So, a very short story. (And yet my colleague John O’Connor squeezed 2,000 words out of it. My hat is off to him. Editors don’t give reporters that kind of room often, so when they do, any writer worth his salt makes the most of it.)

Now, if you want to talk about how she won the nomination — her transition into the darling of the Tea Party — that might take some verbiage. But there’s not much to say about her victory in the general. She hit her crescendo in June, but the air gradually leaked out of her campaign until she barely squeaked by on Election Day. But being a Republican guaranteed that she could afford to blow a big lead, and still win. So she did.

Another stand-alone governor? Let’s hope not

Photo by Gerry Melendez/The State

In the newspaper biz, a “stand-alone” is a picture that has no story with it. I’m still looking back at Tuesday night, and pondering a photo that embodies another sense of “stand-alone”…

As we were waiting… and waiting, and waiting… for Nikki Haley’s victory speech that night, someone in the WIS studio wondered aloud why Henry McMaster was the one killing time at the podium (actually, he was introducing her, but we didn’t realize that at first). Well, who else would it have been? said I. He was the only member of the GOP establishment to have embraced her — her only primary opponent to play a positive, prominent role in her campaign. That’s Henry; he’s Old School. If it’s his party’s nominee, he’s behind her, 100 percent.

So who else would introduce her?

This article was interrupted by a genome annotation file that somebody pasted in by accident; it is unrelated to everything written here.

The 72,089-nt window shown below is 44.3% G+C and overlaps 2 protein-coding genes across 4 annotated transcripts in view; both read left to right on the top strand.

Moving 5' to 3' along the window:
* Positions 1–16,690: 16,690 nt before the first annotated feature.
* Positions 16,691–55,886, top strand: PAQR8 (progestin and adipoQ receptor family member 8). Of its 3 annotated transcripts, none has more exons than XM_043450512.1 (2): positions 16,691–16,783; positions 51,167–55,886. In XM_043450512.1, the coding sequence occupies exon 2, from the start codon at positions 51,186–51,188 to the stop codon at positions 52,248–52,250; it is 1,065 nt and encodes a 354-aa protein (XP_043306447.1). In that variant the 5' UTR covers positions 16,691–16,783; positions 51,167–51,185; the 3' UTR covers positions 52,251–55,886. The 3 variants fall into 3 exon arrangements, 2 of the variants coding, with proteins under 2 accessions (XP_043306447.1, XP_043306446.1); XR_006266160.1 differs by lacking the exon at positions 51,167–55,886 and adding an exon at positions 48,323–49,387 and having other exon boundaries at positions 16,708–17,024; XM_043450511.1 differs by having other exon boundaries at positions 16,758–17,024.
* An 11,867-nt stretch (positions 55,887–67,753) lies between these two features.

And then I thought no more about it. My mind turned to how low-energy and off-key her subsequent speech was. (Something Cindi Scoppe apparently disagrees with, since she wrote, “She made a good start with her victory speech.“)

It was only when I looked at the photos later (and these photos are from The State, where you can find both a Nikki victory gallery and a Sheheen concession gallery) that I thought about the extreme contrast. There was Vincent, with a broad array of people loyally, warmly supporter him in his hour of defeat — while aside from Henry, Nikki stood alone (I’m not counting family; both candidates had that).

First the delay. Then she comes out alone, without political allies, then she delivers that less-than-enthusiastic speech. What was going on?

I don’t know, but I hope it doesn’t stay like this. We’ve had 8 years of a stand-alone governor, and a governor standing alone can’t accomplish anything in this state, for good or for ill.

We’d all be better off if more people were willing to stand with our governor. Of course, it would help if she acted like she wanted them to. And that’s the thing, isn’t it? The sort of person with whom more people are willing to stand, and who is willing to stand with more people, is the sort of person that, well, more people want to stand with. That made me dizzy. Let me read it again — yep, that’s what I meant to say…

Photo by C. Aluka Berry/The State

Woulda Coulda Shoulda: Could Sheheen have won with a better campaign?

Last night, when it was all over, I was struck by two things: How much better Vincent Sheheen’s concession speech was than any speech I heard during the campaign, and how much worse Nikki’s was.

As I said on the air last night, that “victory” speech was so… low… energy. The people in the studio laughed, saying, “It’s after midnight!” So what? I wasn’t tired (I didn’t hit the sack until about 3, and then only after a couple of beers). She shouldn’t have been, either. She should have been PUMPED! The crowd that had had the patience to wait for her (the folks in the WIS studio were puzzled she made the world wait for her so long; I told them to get used to it, because Nikki will have no more use for the people of SC going forward, as she continues to court national media) ALSO should have been pumped. But they sounded like an average group of supporters listening to an average, mid-campaign speech.